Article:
Is it Legal Malpractice to “Not Be Good With Computers?”

Solo law practice guru, Carolyn Elefant, recently posted on her My Shingle blog, a letter to new lawyers about using technology and becoming technologically proficient before exiting law school. 

My Shingle Letter to New Lawyers

Now, I won’t question Carolyn’s prowess at solo practice, since she literally wrote the book on it, and I’m even surprised she chides that “You should be dragging me into the 21st century, not the other way around,” since Carolyn’s been blogging long before I’ve been lawyering.

The fact that Carolyn even has to write this post is remarkable, since I would expect many new lawyers to possess the requisite technological skills and knowledge. Yet, my experience with “fresh meat lawyers” is far too similar: they lack too few usable legal skills, and surprisingly have too few technological skills. I could close my practice and retire today if I had $10.00 for every intern, wanna-be associate, opposing counsel, or assistant who told me “I’m good at typing, but I don’t do too much with computers.”

As Carolyn points out, these new lawyers are the ones growing up with technology. New lawyers have more resources available today than any previous generation. Amazingly, even I can remember a time when I had to go the library to research a class project in the encyclopedias.

On his Law Biz Blog, Ed Poll submits his opinion that not being good with technology may constitute legal malpractice:

What Ed highlights is very relevant to today’s society. More and more, lawyers are using technology to be more proficient and provide quality services. Not being among that group has certain disadvantages and certainly doesn’t benefit the client.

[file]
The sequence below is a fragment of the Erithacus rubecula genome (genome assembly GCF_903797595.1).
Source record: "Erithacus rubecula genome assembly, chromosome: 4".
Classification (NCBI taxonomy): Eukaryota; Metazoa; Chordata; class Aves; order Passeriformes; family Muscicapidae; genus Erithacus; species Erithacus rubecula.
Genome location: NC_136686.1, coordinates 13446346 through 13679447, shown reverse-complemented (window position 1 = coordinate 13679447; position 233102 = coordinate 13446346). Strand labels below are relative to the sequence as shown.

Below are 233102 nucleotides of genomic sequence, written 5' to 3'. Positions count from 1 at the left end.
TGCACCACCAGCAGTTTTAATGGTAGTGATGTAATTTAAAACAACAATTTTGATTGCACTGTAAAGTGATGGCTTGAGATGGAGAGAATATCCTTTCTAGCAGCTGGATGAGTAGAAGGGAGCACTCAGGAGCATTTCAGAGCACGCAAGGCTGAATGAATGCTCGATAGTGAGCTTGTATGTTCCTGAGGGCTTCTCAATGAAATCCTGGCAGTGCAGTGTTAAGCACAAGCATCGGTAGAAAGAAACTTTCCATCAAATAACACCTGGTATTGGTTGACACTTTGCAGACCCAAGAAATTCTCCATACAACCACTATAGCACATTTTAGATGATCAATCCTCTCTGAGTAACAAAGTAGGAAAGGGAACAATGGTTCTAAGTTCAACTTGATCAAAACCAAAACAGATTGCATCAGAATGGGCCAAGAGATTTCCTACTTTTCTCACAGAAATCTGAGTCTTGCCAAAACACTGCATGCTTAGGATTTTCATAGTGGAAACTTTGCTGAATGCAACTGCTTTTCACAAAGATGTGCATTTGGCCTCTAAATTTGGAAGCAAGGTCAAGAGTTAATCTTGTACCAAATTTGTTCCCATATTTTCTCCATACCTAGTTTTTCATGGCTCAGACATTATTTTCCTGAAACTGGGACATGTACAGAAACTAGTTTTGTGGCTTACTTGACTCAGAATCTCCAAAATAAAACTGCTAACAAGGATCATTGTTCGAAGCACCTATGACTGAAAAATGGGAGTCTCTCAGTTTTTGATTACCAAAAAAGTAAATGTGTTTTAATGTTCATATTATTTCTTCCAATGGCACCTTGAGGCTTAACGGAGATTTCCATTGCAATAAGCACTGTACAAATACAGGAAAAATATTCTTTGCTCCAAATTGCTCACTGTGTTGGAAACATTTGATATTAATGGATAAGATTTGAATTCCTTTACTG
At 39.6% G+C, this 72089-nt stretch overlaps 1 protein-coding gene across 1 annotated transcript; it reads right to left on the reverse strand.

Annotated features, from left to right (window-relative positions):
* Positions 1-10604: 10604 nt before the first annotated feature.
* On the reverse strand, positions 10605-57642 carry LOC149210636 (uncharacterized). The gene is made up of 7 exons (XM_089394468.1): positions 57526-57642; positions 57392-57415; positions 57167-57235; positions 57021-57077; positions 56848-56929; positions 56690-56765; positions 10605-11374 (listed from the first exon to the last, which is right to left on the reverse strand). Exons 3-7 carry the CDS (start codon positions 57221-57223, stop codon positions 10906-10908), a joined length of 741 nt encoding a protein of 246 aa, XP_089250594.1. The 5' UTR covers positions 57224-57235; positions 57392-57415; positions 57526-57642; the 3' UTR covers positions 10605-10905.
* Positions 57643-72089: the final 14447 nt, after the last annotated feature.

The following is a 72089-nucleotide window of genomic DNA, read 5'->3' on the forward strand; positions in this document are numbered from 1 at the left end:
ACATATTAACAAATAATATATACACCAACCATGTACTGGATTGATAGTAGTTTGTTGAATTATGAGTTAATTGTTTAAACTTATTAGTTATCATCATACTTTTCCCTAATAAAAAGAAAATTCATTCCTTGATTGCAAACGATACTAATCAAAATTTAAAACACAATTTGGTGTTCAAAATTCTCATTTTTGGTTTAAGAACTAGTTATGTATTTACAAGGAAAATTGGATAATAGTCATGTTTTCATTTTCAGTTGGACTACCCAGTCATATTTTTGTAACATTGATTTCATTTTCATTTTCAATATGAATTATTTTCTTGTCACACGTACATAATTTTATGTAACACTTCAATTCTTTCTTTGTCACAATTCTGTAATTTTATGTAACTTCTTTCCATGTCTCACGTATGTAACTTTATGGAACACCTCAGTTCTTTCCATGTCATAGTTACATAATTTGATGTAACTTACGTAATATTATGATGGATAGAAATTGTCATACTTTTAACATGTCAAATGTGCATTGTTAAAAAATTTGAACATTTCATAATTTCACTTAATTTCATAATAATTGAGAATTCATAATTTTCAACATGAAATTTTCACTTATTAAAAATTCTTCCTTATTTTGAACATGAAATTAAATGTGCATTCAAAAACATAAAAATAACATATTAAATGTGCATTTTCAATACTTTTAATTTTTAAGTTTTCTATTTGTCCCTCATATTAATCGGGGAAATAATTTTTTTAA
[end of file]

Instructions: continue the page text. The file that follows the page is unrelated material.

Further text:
Carolyn’s point is that new lawyers need to make strides to showcase other skills, since their legal products are worthless. Ed has a similar view, but is more generalized toward all attorneys. Is it reasonable to expect someone at the dusk of their career to embrace technology and accelerate? Probably not. For someone at the threshold though, or maybe in between, the necessity is very real.

Ed brings up the Canadian requirement that “lawyer[s] should serve the client in a conscientious, diligent and efficient manner so as to provide a quality of service at least equal to that which lawyers generally would expect of a competent lawyer in a like situation.” CBA Rules of Professional Conduct, Ch. 2 Rule 4. The American Bar Association promulgated Rule 1.1, which suggests a similar level of competency. Arguably, professional competence includes technical competence.

I can’t believe the number of attorneys using smartphones and tablets, yet they can’t coherently converse about non-law, tech-relevant topics. Nobody’s arguing that one needs to be in the business of computer repair. Ed and certainly Carolyn, suggest that technical knowledge about simple things like video production, blogging, websites, blogging, using RSS, blogging, and even mobile computing, is the important factor. Did I mention blogging? Don’t even get me started on the number of law firms banning or restricting an attorney’s online presence. Where’s the innovation?

Carolyn effectively pleads for new grads to be proactive about social media and technology, because these are the tools lawyers use everyday. Young lawyers need to understand the power of social media, blogs, and sites like YouTube so they can effectively counsel their clients, and if necessary, build a client base.

So, while your technological incompetence won’t get you disbarred or disciplined, you’re quickly and quietly becoming irrelevant.

7 Responses to Is it Legal Malpractice to “Not Be Good With Computers?”

  1. There is nothing in the Rules of Professional Conduct that suggests that a lawyer has a lower standard of competence if he/she is on the backside of his career. On the contrary, all the rules require that the lawyer must be competent to represent a client. And the definition of competence, by implication and reporter note to the rule, requires knowledge and competence in the use of technology in accord with the community standard. Thus, an 80 year old needs to be as competent, technologically, as a 40 year old,30 year old, etc. Blogging, social media and the like are great tools for communicating to prospective clients and marketing, in general, but don’t demonstrate legal competence. That is the key for interpreting the Rules of Professional Conduct.